WARD: Yes. So I was invited to this very small, intimate dinner. And when I got there, I was told that the guest of honor would be Gaddafi's son. So he arrived late, literally did not acknowledge my presence. Not that I really expected him to show excessive interest, but there is part of me that gets irritated in those situations when a man at the table is really only talking to the other men at the table. At the end of the meal, it was determined that we would all go to this nightclub. And as we got into the car, I had to sit in the middle seat in the back. And he suddenly just turned to me and tried to stick his tongue in my mouth. And I said to him, oh, my gosh - you know how you try to laugh it off? I said, no, no, no, don't do that. And he kept doing it. He kept doing it. I kept pushing him off. And then finally I turned to him in Arabic and I just said (speaking Arabic), which means stop it, you son of a whore in Arabic. And for me, it was just this moment of - I wasn't disturbed by it so much as I was just flabbergasted.
GARCIA-NAVARRO: Yeah. You write about that experience, (reading) I felt the familiar burn of indignation. Misogyny provoked a feeling of impotent rage in me. Anger at being so easily overlooked or dismissed because of my gender. Push back too hard and you were labeled aggressive or chippy or the B word, which I can't say on air. Don't push back and you are condoning it. I guess some might be surprised that even a high-profile TV correspondent would experience something like that.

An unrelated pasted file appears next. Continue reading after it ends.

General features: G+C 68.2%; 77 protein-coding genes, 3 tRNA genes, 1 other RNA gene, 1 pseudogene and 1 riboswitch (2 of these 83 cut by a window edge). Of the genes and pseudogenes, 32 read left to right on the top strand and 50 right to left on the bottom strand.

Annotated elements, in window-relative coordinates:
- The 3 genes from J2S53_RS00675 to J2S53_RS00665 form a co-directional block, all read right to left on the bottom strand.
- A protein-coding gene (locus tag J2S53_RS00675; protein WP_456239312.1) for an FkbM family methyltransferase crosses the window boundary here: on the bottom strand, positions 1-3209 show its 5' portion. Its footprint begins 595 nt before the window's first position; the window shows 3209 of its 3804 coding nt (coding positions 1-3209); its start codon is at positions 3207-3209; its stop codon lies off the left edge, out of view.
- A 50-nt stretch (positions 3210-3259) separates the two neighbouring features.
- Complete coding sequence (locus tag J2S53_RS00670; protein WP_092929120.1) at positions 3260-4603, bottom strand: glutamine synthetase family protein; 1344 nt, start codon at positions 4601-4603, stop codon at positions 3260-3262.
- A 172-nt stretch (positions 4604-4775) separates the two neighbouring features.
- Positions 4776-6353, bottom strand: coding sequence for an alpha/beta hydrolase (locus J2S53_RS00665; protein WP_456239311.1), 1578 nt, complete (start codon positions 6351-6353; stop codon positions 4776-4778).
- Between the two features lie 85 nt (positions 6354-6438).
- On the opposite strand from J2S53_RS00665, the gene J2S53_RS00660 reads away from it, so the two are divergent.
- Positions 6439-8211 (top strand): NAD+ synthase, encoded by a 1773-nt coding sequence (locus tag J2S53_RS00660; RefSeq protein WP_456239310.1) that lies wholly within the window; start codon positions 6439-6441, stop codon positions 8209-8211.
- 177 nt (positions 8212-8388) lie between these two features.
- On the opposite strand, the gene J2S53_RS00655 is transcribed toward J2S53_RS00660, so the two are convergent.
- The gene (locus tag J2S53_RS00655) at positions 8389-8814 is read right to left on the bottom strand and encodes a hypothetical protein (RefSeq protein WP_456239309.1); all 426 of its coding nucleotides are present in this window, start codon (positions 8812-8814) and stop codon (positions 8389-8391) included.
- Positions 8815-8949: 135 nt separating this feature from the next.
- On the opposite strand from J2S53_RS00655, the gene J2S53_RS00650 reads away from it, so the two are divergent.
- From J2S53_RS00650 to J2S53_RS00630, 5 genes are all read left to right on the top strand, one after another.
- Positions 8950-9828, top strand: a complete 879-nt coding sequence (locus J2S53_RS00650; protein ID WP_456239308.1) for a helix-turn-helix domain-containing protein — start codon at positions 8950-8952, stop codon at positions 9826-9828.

WARD: Well, haven't you experienced it, Lulu? I mean...
WARD: ...It is pervasive. And I can't tell you how many times I'll be feeling that, I know my trade. I know my craft. I know this story. I feel confident. It's this very subtle condescension. And it is enraging because you're like, wait. But I'm the one who's actually been to Aleppo, guys. Like, you're sitting in an armchair in Washington, D.C., where it's really easy to opine about Aleppo. But then you always have that other voice in your head that says, try to be humorous or gracious about how you insert yourself into the conversation while making it clear that you're an authority on this subject.
GARCIA-NAVARRO: You know, the clip we heard in the introduction was some of your extraordinary reporting for which you have justly earned many, many awards, including a Peabody. I want to talk about Syria. You kept on going back under incredibly dangerous circumstances while friends, like Marie Colvin, died and others, like journalist Austin Tice, have been kidnapped. What is it about that conflict?